People often think about the marginal utility of money with respect to an annual salary, but there is another interesting way to look at it: the marginal utility of money earned in a lifetime. This becomes particularly interesting for people making the decision between their tech job, and their desire to give the entrepreneur/startup thing a try.

Let us use an example of Jeff, a fictional dude that has 30 years of work in him. He has the choice to either work at a company for 30 years, or to give up 5 years of salary to give a startup a try. If we assume Jeff makes the same amount each year (which obviously isn’t true, but please just go along with it for now), Jeff gives up 16.67% of his lifetime income if he goes the startup route.

Is this a good tradeoff?

I’m going to argue that going the startup route is the right decision (granted that deep down, he really wants to try it).

Jeff only needs a certain amount of money in his lifetime before reaching of point of diminishing returns with respect to happiness. At that point, the only way to significantly increase happiness is to significantly increase the total money earned.

If Jeff’s cushy tech job pays anywhere near 6 figures (as many in tech jobs do), he is way above the 75K/year number in the Princeton study. If he gives the startup thing a try, he doesn’t stand to lose much lifetime happiness when reducing his lifetime income by 16.67%.

However, by trying a startup, Jeff gains the chance to significantly increase his happiness in two ways.

First, he gets the chance to chase a dream. The impact to happiness here is hard to measure, but it can be significant. In the short term, there are benefits to having purpose and hope while chasing your dream. In the long term, there are also big benefits. Whether he succeeds or fails, when Jeff is on his death bed, he will be proud that he gave the startup thing a try.

Second, should the startup actually make it big, he has the chance to significantly increase his lifetime earnings. By “significant”, I mean 2x, 5x, 10x , or possibly more. At these multiples, the increase of lifetime earnings can significantly impact your life happiness, and change your life style.

Yes, this example is rough, but it should be enough to get the picture. I believe that for a knowledgable and skilled person who wants to try a startup and optimize for life happiness, the rational decision is to take the plunge and go for it.

Obviously, I would say this because I’ve done it. What do you think? Does it make sense?

P.S. This is post number #80 in a 100 day blogging challenge. See you tomorrow!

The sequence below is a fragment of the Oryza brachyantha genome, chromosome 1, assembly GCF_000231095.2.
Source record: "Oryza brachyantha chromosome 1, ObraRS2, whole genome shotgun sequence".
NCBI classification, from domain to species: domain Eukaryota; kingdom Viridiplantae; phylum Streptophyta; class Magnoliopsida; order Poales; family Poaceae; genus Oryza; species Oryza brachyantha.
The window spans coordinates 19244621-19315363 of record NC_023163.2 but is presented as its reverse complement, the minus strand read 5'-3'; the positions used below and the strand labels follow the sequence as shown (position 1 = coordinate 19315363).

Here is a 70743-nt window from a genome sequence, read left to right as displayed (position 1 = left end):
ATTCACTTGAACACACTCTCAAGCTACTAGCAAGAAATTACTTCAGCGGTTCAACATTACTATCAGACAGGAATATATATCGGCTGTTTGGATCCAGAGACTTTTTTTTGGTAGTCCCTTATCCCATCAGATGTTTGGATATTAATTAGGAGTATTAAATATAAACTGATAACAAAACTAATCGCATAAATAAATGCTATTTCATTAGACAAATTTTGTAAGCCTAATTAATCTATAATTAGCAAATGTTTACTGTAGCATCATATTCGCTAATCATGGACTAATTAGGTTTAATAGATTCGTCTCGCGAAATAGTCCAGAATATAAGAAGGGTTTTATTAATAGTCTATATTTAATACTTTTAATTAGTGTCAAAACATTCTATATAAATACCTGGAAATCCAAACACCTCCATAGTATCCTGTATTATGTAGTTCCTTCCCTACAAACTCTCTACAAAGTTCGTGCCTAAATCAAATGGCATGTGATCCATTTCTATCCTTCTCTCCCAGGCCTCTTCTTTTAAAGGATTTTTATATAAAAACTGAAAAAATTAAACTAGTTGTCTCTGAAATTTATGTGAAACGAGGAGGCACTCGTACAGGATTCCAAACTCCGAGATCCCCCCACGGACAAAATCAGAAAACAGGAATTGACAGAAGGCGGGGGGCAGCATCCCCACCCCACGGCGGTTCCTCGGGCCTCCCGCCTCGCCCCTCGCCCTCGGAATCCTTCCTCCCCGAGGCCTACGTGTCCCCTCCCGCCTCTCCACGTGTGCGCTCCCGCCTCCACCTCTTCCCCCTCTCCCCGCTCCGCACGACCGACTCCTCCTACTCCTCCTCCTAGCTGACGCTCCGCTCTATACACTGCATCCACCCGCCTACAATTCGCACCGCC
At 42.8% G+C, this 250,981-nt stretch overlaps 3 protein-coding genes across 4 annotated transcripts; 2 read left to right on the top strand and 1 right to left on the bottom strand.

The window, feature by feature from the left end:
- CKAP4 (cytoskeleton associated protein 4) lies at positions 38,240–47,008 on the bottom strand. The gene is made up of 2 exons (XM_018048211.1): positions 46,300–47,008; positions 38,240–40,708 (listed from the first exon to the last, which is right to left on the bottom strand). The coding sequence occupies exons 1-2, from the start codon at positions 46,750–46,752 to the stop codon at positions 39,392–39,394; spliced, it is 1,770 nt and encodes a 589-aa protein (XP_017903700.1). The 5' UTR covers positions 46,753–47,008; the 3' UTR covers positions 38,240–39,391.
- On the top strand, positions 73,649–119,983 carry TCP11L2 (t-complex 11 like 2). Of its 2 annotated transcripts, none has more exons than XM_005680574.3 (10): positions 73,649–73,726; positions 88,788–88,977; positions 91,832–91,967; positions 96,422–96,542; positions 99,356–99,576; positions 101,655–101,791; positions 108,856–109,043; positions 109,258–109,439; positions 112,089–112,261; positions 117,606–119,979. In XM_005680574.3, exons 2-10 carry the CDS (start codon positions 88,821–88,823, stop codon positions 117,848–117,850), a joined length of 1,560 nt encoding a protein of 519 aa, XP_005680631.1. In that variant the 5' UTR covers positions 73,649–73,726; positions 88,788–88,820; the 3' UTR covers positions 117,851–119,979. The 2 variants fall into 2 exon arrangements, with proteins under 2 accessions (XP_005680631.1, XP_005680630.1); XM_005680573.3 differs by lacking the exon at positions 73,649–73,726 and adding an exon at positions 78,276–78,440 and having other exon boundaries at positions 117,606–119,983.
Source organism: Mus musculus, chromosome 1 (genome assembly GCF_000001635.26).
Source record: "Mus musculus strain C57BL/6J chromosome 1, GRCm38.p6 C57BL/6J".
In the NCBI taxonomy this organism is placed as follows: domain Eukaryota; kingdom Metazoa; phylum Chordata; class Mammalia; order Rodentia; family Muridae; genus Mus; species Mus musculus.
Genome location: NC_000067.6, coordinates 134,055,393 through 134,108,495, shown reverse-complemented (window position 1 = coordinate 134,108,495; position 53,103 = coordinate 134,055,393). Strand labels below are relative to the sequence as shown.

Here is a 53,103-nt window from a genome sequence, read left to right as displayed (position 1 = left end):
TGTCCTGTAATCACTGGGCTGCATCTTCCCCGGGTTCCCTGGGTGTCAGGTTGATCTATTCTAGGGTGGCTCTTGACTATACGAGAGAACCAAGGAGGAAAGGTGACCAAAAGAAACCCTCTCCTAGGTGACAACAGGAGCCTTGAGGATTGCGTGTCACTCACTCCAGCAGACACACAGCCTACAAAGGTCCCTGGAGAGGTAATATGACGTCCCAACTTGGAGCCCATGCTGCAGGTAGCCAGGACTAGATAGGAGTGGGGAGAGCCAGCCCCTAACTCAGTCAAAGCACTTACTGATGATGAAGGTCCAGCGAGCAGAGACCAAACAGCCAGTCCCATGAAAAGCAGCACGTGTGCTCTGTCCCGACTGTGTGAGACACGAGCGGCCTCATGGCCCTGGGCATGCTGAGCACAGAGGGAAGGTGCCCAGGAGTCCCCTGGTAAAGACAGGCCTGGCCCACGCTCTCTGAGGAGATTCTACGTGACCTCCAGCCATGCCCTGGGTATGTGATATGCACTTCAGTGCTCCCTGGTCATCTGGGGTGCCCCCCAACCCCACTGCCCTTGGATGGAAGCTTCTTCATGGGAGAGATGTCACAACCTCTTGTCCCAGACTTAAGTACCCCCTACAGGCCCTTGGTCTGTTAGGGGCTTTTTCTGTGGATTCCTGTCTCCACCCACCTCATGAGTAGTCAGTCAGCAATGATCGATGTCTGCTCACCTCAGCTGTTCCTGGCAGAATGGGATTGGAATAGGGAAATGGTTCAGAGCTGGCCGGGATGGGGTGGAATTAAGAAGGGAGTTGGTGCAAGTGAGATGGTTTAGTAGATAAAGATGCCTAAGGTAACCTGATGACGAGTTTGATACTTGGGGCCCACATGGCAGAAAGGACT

Follow me on Twitter @alexshye.

Or, check out my current project Soulmix.

Are startup valuations and payouts too high?

Since I have jumped into the startup game, I’ve consistently heard people comment on the high startup valuations/acquisitions and the high payouts that successful founders and early employees get in liquidity events.

These comments/complaints sound something like:

  • Snapchat just turned down 3 billion. Is it really worth that?
  • Pinterest and Dropbox have valuations of 4+ billions. That’s crazy!
  • Twitter just raised close to 2 billion on a 14 billion valuation.. built on top of a table storing 140 character tweets!
  • Tumblr? 1 billion? Damn, that is a lot of money.

There are also similar comments about the money people end up with:

  • Snapchat just turned down 3 billion? Even with modest founder equity percentages, the founders would have banked. Is it fair that they make so much?
  • Instagram had twelve people and sold for a billion? That is a boatload of money for 10+ people.
  • etc., etc., etc.

People seem to have a hard time with these kinds of numbers. Are these high numbers alright? And are the high payouts for founders and early employees fair?

I believe that for the most part, the high valuations and payouts and 100% warranted. I’m no economist, finance wizard, or even that good with numbers, but I don’t think it is difficult to come to this conclusion.

High startup valuations.

As a quick exercise, check out the market caps of the Fortune 500 companies (and these are for 2012). You see that? Apple is at 568 billion! Microsoft is at 269 billion. Those are some big big numbers.

People squawk about startups valued at a few billion. Seriously? They don’t believe that a startup could speculatively be valued at 1% of Apple? At some point, the breakout unicorn startups will be surely be worth a few percent of Apple. And possibly more in the future if they do a great job.

Individual don’t usually deal with huge numbers in their bank accounts, but businesses do. You shouldn’t be stunned with you see billions in the business world. It is a regular thing for the real large successful companies out there.

 High founder and early employee payouts.

The real insight here is this: a person’s pay should be related to the value they bring to the market.

It can be easy for employees of large corporations to lose sight of this. Why? Because they go to work everyday, and collect a nice paycheck regardless of the value they bring to the market. The employee doesn’t directly bring value to the market. Instead, the business does. The business is a money making machine, and it pays employees to keep this money making machine sustainable.

Founders and early employees have a different job than employees. Their job is to figure out how to create value for the market, and then turn this value into a money making machine. Their job is to create the beast which, if successful, may one day have a market cap in the 10’s or 100’s of billions!